The Makgadikgadi Pans National Park in Botswana contains a wide range of plants, shrubs and herbaceous, as it hosts various habitats, ranging from the salty desert to the wooded area, that is located near the Boteti river.
In the Western part of the Makgadikgadi Pans National Park, far from the salty surfaces, we find ourselves in front of a very different landscape from the rest of the park: swaying prairies and the fossil dunes covered with vegetation of the Njuca Hills; here are acacia bushes and along the banks of the Boteti river there is a river forest.
The Boteti river, especially during the dry season, has several sandbanks, beyond which there are several plants including the camelthorn acacia, the blackthorn acacia and the silver clusterleaf that dominate the forest located on its banks; here are also some sycamore figs and some African Kigelia, the latter are also known as sausage trees, due to their large sausage-shaped fruits.
From the beginning of the ‘90s until 2009 the Boteti river was almost completely dry, there were only a few pools, otherwise the bed was a stretch of sand; since 2009, however, the river has returned to be perennial and therefore the vegetation in its vicinity has benefited from it, growing more luxuriant.
Usually the river flows for a period ranging from 20 to 40 years, after which it dries up and remains dry for a similar period; therefore, it is not known when, but it is probable that it returns to be a seasonal or dry river.
The Eastern part of the park, especially towards the South, is dominated by the salt expanse and the vegetation is the same that is found in most of the Makgadikgadi Pans complex.
The summer rains usually revitalize the vegetation and the grass becomes green, some plants bloom and the park is completely transformed; while during the winter months it is possible to see an expanse of golden grass on an immense dusty expanse.
Where there is the crust of salt of the Pan does not grow any kind of plant or herbaceous or shrub, because nothing can tolerate such a high concentration of salty minerals, associated with the force of the wind that often blows, raising the dust.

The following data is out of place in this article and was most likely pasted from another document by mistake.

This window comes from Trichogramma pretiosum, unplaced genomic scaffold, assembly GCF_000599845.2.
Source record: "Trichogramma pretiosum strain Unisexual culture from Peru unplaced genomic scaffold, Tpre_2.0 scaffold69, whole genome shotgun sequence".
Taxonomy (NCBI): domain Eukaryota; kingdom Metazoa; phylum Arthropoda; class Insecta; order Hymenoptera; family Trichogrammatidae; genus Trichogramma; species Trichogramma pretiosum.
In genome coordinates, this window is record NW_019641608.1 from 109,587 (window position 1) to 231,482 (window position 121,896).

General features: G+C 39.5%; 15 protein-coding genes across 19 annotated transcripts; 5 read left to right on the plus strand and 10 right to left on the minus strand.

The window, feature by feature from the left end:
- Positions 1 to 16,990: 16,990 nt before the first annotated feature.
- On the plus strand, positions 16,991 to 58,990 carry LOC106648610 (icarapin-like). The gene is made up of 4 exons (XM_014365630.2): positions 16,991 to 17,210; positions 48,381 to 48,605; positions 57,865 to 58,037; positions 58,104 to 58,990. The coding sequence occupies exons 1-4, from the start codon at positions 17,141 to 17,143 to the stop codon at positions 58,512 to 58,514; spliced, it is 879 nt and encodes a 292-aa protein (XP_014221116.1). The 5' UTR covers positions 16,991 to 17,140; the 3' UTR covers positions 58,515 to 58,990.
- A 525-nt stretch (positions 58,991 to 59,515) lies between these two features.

Where there is a lower presence of salt instead grows a turf, consisting primarily of some species of Digitarias, that, during the dry season, turn yellow, while during the rainy season become green and lush and attract the herds of zebras and wildebeests.
On the edge of the salty pan there are some spots of Odyssea paucinervis, a yellowish and thorny grass, that can tolerate the high salinity and therefore is able to thrive on this difficult terrain; here are also some bushes of a succulent plant belonging to the family of the Chenopodiaceae, it is a halophyte plant, that is able to grow in difficult environments such as deserts, dry steppes and soils with a high presence of salt.
On the edge of the pan also grows a plant that looks like a cactus, at the top of which are large garnet flowers, it is the Hoodia lugardii; impossible not to see it because, in addition to being higher than the surrounding vegetation, it has a color that definitely attracts attention.
The open grasslands are dotted with wooded islands with dense vegetation, in particular here you can find the Catophractas alexandri and the Rhigozum brevispinosum, that bloom among the acacia bushes.
All these different environments offer shelter and food to different animals and, the alternation of the seasons, radically changing the appearance of some areas of the Makgadikgadi Pans National Park, is responsible for the migration of zebras and wildebeests, that are constantly looking for pastures.